REMITTANCES AND GROWTH

Migration study usually covers the movement of people and resources among different regions. It is concerned with globalization and the impact of these movements on economic growth and development. Migration (forced or voluntary) has and would continue to play an important role on the pattern of development experienced in most regions of the world. From the Forced migration of Africans to the ‘New World’ during the era of slave trade to the voluntary migration of individuals to greener pastures in recent time, one common factor is human capital which drives economic sustainability, self-sufficiency and growth. The role of human capital as it relates to growth will never be over stated. Robert Solow (1956) postulated that; for growth in the short term, investment in physical capital was sufficient but that to ensure long term growth, technological advancement was necessary. However, it should be noted that human capital drives both short and long term growth. Human capital formation in the necessary areas drives physical capital accumulation in the short run and technological advancement on the long run.

While, migration has cultural and socio-economic implications on the society, remittances are perhaps the most tangible and least controversial link between migration and development. According to the official estimates, migrants from developing countries sent about $431.6 billion to their countries of origin in 2015, three times the size of official development assistance to such countries. The past few years has witnessed remarkable interest in issues of how remittances affect economic growth by policy makers as well as scholars. This has resulted in a shift from pessimistic to optimistic views on these issues, characterized by increasing research particularly on international labor migration as well as a growing number of research and teaching centers that focus entirely on migration.

There has been a growing debate on what drives remittances and how the often voluminous migrant remittances are used and their contribution to the development of the migrant’s country of origin. This issue was included in the G8 meeting agenda of 2004 and in the spring meeting of the World Bank in 2005, emphasizing the increasing importance of migration and the associated migrant’s remittances. Remittances have been argued to have indirect relationships with Gross Domestic Product (GDP) as migrant workers are expected to increase their support for family members during periods of fall in economic activities back home to help them in compensating for the reduction or loss of family income due to unemployment or other crisis-induced reasons.

In most economic literature, four motives have been identified for making remittances; the altruistic motive, the motive for self-interest, motive for co-insurance and the motive for loan repayment. Altruistic motives views remittance as a way of showing commitment to family members left behind. The underlying concept of this motive is to satisfy the consumption need and increase welfare of the recipients of such remittances. Thus, an increase in remittances is expected to cause increase in household welfare and consumption. The motive of self-interest holds that economic and financial interest are the main motives for sending remittances to the recipient. Migrants save and send money that can be invested and therefore positively affect the productivity and welfare of the entire economy. Therefore, it is expected that an increase in remittances would cause investment to increase in the receiving economy. The motives for co-insurance and loan repayment views remittances as a means of repaying previous loan or debt incurred during training of the migrant or cost of migration. It is expected that higher remittances increases the opportunity to fulfill obligations.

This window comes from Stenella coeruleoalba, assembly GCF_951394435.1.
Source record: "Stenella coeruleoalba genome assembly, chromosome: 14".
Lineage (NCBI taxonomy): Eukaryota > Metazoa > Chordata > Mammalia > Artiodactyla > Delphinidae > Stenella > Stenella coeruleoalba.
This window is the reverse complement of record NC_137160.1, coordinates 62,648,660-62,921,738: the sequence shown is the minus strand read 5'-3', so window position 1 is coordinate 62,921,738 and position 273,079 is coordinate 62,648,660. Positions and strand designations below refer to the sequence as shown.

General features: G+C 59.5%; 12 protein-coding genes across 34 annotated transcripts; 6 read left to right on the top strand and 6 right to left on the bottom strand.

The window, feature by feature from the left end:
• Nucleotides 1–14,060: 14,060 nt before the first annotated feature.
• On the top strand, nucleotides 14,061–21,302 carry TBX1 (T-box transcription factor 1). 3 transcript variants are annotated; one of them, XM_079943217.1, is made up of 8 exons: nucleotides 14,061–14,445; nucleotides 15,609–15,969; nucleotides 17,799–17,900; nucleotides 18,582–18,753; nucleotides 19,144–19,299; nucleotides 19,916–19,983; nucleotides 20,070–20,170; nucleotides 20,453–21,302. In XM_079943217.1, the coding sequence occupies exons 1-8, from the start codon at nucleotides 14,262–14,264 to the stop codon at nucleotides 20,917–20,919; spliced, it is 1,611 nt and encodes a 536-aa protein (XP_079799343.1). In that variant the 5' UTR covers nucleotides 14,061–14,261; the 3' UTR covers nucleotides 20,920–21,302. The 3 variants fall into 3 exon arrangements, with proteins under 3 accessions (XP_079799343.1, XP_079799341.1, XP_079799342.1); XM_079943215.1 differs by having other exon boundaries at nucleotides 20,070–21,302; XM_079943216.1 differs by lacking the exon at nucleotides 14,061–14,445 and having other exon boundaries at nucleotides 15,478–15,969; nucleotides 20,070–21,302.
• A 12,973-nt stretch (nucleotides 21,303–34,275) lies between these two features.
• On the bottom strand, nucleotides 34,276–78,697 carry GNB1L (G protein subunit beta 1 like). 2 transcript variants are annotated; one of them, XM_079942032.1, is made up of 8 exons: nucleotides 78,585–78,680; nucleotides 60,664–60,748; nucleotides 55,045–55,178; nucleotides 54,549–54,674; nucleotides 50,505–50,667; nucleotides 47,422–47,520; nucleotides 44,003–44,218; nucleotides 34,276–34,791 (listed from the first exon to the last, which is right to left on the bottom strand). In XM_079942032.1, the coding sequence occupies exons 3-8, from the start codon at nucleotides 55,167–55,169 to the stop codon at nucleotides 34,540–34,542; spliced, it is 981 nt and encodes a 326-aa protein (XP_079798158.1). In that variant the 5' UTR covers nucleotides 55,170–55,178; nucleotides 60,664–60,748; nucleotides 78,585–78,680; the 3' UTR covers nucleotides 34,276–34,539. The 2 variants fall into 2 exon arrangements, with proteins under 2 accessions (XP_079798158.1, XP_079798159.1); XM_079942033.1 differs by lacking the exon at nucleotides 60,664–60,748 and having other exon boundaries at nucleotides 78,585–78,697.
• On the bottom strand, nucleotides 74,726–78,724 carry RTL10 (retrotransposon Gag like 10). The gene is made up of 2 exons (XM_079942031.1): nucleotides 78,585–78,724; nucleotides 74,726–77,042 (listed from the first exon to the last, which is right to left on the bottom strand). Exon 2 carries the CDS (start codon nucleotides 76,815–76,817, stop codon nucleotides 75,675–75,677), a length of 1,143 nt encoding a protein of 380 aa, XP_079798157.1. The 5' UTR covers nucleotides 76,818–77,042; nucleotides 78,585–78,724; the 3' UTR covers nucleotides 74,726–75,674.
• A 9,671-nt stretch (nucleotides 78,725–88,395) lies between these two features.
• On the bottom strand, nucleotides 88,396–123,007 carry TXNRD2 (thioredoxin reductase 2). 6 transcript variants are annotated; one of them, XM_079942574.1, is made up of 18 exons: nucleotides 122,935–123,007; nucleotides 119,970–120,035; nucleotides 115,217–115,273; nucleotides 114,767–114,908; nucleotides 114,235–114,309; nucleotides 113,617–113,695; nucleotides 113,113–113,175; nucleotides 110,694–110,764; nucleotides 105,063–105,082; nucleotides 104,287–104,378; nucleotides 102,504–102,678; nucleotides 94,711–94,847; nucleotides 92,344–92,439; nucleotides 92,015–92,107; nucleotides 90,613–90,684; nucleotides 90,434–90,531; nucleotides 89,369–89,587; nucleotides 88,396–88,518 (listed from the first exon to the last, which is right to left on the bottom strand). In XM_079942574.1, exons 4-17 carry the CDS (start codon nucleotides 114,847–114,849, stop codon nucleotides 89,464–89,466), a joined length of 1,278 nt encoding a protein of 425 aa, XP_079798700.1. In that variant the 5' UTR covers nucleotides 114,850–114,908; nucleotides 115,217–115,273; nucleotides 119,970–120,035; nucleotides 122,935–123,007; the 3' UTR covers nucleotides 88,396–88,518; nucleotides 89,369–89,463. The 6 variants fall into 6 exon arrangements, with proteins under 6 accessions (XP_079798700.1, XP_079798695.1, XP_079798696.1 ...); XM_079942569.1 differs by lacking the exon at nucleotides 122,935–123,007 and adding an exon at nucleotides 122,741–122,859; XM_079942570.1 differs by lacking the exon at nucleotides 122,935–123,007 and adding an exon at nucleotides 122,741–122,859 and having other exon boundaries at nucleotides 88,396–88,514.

Remittances can serve as a stable source of foreign exchange that eases the foreign exchange constraints and help finance external debts. It can also serve as a source of household savings for investment that can be channeled towards capital formation, development and income redistribution through job creation. At household level, it also has the potential to increase standard of living, human capital formation and reduce poverty. However, it could result in reduced pressure on the government to implement structural reforms since citizens live under the illusion of a rise in standard of living. If households expect remittance flow to continue into the unforeseen future, then they would have to reduce savings and this would have negative impacts on growth and development. It can also reduce labor contribution to growth as people would tend to cut back their work hours because their remuneration is augmented by this windfall gain. The need to send remittances and reduce poverty may result in brain drain since more people would want to leave in search of greener pastures, this would reduce the number of professionals available to facilitate economic growth and development.

Understanding how remittances cause a reduction in savings of recipient families thereby negatively affecting growth may seem difficult. However, if people consider that remittances flow will continue for the foreseeable future, then according to the permanent income hypothesis, they tend to increase current spending and consumption by cutting back their saving. As a result, in the long run the outcome turns out to be negative rather than positive for the development of most economy.

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